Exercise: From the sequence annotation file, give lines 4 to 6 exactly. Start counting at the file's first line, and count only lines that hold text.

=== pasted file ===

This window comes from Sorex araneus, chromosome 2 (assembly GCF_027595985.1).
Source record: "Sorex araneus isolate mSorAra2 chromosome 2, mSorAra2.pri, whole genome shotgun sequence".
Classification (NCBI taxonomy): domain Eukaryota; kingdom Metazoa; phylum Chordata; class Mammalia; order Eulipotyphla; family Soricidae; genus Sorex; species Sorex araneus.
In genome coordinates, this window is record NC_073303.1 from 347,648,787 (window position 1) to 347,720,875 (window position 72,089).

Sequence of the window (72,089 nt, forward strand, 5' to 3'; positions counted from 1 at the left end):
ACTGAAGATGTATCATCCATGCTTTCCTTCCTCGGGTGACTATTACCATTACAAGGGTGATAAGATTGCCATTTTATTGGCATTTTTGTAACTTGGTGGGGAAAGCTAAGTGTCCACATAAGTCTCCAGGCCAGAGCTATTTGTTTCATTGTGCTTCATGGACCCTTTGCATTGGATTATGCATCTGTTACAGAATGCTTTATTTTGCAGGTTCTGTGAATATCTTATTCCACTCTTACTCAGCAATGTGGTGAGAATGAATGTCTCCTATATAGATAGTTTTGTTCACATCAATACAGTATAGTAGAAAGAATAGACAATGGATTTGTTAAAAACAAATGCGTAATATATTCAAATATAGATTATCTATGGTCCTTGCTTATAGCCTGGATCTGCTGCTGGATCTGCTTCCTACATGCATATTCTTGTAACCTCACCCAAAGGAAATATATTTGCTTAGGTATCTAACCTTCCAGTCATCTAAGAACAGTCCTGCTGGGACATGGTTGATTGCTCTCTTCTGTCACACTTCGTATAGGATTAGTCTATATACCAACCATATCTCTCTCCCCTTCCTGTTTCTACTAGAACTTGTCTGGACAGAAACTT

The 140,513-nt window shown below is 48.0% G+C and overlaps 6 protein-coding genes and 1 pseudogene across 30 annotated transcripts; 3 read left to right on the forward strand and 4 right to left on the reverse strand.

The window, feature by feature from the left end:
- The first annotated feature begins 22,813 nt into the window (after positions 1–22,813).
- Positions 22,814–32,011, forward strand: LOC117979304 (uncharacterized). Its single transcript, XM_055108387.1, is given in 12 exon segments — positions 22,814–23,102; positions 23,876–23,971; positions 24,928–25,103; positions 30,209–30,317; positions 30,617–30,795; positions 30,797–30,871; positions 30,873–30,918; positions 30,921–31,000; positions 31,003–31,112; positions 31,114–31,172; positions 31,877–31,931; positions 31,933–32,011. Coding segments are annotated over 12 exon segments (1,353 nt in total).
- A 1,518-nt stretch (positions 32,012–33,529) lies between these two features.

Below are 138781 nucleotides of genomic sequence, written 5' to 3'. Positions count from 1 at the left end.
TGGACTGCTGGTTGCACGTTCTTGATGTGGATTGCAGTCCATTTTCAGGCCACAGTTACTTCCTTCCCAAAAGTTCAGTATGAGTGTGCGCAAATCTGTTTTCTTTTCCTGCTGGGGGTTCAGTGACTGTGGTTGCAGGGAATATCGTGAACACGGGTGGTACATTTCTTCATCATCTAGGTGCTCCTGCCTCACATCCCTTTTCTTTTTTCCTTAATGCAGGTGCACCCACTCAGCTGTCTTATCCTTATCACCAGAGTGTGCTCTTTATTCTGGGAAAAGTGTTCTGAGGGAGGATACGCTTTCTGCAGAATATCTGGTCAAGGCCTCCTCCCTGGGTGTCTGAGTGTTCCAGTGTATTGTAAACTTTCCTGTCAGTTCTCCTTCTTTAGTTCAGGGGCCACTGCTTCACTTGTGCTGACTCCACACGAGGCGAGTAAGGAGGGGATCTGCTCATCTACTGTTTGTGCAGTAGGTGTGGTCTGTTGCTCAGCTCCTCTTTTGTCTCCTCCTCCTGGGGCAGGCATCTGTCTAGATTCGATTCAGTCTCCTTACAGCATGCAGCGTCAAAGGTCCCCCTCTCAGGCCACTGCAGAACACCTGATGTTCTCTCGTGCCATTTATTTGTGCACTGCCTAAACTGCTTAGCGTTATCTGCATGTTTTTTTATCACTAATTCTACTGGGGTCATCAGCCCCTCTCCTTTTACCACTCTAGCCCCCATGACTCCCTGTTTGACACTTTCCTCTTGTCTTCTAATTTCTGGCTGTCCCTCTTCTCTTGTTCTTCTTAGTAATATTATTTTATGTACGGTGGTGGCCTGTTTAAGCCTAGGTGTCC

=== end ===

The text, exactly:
In genome coordinates, this window is record NC_073303.1 from 347,648,787 (window position 1) to 347,720,875 (window position 72,089).

Sequence of the window (72,089 nt, forward strand, 5' to 3'; positions counted from 1 at the left end):
ACTGAAGATGTATCATCCATGCTTTCCTTCCTCGGGTGACTATTACCATTACAAGGGTGATAAGATTGCCATTTTATTGGCATTTTTGTAACTTGGTGGGGAAAGCTAAGTGTCCACATAAGTCTCCAGGCCAGAGCTATTTGTTTCATTGTGCTTCATGGACCCTTTGCATTGGATTATGCATCTGTTACAGAATGCTTTATTTTGCAGGTTCTGTGAATATCTTATTCCACTCTTACTCAGCAATGTGGTGAGAATGAATGTCTCCTATATAGATAGTTTTGTTCACATCAATACAGTATAGTAGAAAGAATAGACAATGGATTTGTTAAAAACAAATGCGTAATATATTCAAATATAGATTATCTATGGTCCTTGCTTATAGCCTGGATCTGCTGCTGGATCTGCTTCCTACATGCATATTCTTGTAACCTCACCCAAAGGAAATATATTTGCTTAGGTATCTAACCTTCCAGTCATCTAAGAACAGTCCTGCTGGGACATGGTTGATTGCTCTCTTCTGTCACACTTCGTATAGGATTAGTCTATATACCAACCATATCTCTCTCCCCTTCCTGTTTCTACTAGAACTTGTCTGGACAGAAACTT